Buddhism

Solitude

From the Blog of Sr Isabel Smyth – Interfaith Journeys

arrupe-at-prayer_origThis week I went to an online interfaith meeting on solitude, something that has been a reality for some people during the self- isolation of this coronavirus period.  For everyone it’s been a difficult time. For some it’s been the separation from friends and family that’s been hard while for others it’s the juggling of working from home with home schooling and entertaining children that’s been stressful and exhausting. For others it’s been keeping alive their businesses and organisations. That has been true of the interfaith world. There have been so many possibilities to join in interfaith dialogues, not just at home but all over the world.  Sometimes it has felt that there have been just too many invitations and I’ve resisted a lot of them because I’ve appreciated the space and time for solitude away from diaries and meetings. I’ve resisted filling up my time with too much busyness. Of course there have been zoom and skype contacts so that I’ve not been at all lonely.

Solitude has a place in the Christian tradition. The celibate life of nuns and priests is seen as a legitimate calling which frees a person from the responsibilities of family to devote themselves to prayer and contemplation as well as service to the community. Being without a lifelong partner means there is a certain solitude about religious life, an aloneness even when living in community though that doesn’t necessarily mean loneliness. We have probably all experienced a feeling of loneliness in the middle of a crowd and a feeling of connectedness when alone by ourselves. But not all faiths value solitude.

Judaism is a religion that focuses very strongly on the family and community. Private, individual prayer is not as important as community prayer or living according to a tradition that re-members the past and reinforces membership of a people in a particular relationship with God. The text chosen for our recent scriptural reasoning event on solitude was the story from the book of Exodus of Moses spending 40 days and nights on Mt Sinai in conversation with God and in preparation for the gift of the Torah. The interpreter on the passage asked: was Moses truly alone if he were in the presence of God and since this time of solitude was a preparation for the giving of Torah then it was directed towards community which is at the heart of Judaism.

The Muslim presenter talked about three kinds of solitude in Islam which connects well with the Jewish view: preparatory solitude, whispering solitude and forbidden solitude. All the prophets including Mohammed, Moses, Jesus spent some time in solitude, in prayer and fasting, as a preparation for revelation. For Moses this revelation was the giving of the Torah, for Mohammed it was the revelation of the Qur’an and for Jesus it was the revelation of his mission to preach the presence of the Kingdom of God amongst us.  Prophets are spokespersons, mirrors that reflect the greatness of God. To be effective they need to be purified, emptied of self and totally open to God’s voice and for this, a time of intense prayer and solitude is necessary. Whispering solitude occurs at moments when we can withdraw and disconnect from all around us to enter into the inner silence of our hearts to pray, listen to God, to remember that God is closer to us than our jugular vein. Forbidden solitude is the kind of solitude that leads us to withdraw totally from family, community or society responsibilities. It’s the kind of solitude that stops us engaging with the reality of the world around us, rather than preparing us to enter into it and serve it.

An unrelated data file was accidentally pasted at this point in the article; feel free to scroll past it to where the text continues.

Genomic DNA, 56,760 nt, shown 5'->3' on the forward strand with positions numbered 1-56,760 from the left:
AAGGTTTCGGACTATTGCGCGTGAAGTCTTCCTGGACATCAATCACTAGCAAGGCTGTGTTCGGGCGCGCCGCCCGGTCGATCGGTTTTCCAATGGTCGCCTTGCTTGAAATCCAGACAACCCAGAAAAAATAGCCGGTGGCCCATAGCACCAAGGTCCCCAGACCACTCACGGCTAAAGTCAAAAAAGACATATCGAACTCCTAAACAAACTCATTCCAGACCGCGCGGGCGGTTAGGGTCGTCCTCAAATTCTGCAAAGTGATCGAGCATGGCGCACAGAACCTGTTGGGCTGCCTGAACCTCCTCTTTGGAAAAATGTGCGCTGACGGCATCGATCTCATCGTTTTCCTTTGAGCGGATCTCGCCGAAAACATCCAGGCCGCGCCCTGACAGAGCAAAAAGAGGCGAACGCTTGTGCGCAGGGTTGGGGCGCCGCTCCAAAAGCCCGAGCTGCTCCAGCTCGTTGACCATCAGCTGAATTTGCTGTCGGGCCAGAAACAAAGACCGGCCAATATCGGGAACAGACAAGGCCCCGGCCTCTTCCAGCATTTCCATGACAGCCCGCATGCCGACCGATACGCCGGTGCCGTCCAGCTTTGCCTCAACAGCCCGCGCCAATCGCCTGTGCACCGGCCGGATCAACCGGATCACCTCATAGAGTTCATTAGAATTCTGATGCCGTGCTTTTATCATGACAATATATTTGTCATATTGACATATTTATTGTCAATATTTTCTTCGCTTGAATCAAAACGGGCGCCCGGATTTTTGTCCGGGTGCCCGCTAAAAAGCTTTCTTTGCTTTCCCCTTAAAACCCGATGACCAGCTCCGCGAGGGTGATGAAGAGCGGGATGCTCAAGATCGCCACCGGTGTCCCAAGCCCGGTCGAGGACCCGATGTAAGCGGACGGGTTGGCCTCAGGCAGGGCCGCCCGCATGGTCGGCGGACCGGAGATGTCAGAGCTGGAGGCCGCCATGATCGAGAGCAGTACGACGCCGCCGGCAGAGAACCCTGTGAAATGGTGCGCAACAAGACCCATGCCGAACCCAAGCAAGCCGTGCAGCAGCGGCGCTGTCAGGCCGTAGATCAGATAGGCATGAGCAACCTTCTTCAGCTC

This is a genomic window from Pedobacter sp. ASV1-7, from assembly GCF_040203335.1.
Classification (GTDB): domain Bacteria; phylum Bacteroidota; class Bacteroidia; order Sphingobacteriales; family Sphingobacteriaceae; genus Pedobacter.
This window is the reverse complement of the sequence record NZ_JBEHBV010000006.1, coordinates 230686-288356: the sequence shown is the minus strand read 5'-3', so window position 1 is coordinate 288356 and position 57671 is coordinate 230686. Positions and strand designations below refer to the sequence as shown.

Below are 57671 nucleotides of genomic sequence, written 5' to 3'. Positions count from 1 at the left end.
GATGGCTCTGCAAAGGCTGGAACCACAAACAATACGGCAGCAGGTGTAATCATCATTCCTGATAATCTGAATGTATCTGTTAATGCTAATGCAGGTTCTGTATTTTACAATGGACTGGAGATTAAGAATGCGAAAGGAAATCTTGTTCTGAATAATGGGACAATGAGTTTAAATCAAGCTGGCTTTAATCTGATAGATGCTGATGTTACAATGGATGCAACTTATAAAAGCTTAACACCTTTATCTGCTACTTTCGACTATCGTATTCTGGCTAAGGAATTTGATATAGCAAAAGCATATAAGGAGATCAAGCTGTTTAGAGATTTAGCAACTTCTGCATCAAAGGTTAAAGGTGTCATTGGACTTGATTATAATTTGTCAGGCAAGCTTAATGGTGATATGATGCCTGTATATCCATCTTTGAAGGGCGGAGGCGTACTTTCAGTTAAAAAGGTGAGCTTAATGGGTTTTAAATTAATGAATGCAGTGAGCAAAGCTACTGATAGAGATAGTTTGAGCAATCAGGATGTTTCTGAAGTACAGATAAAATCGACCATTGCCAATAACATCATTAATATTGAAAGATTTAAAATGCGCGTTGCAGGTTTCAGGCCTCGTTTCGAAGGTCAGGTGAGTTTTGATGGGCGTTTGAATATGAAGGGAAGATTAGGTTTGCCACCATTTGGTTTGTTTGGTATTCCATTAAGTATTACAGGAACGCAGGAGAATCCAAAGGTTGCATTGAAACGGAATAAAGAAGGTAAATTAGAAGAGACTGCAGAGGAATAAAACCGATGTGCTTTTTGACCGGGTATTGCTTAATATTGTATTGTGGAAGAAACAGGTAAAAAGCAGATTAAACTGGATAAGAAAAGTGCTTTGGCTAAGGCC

The Christian presenter was from the reformed tradition which, he pointed out, didn’t, until recently, value solitude in the way that the Catholic and Orthodox traditions did. The text he commented on was the Gospel of Mark’s account of Jesus’ time in the desert after his baptism in the River Jordan.  We are told in Mark that is was the Holy Spirit, the One who is said to have descended on Jesus at his baptism who drove him into the desert where he remained for 40 days and 40 nights without eating, living among the wild beasts and ministered to by angels. In the other gospels there is an account of how Jesus was tempted during that time as to his identity and mission. This side of solitude shows the reality of having to face ourselves, our fears, compromises, our masks, our desire for ease and approval. Solitude is not just about communing with God or discerning His will. It is also about facing the wild beasts within all of us – wild beasts that we happily ignore or suppress in the busyness of life. But wild beasts that we need to face and even befriend if we are to be free and loving human beings.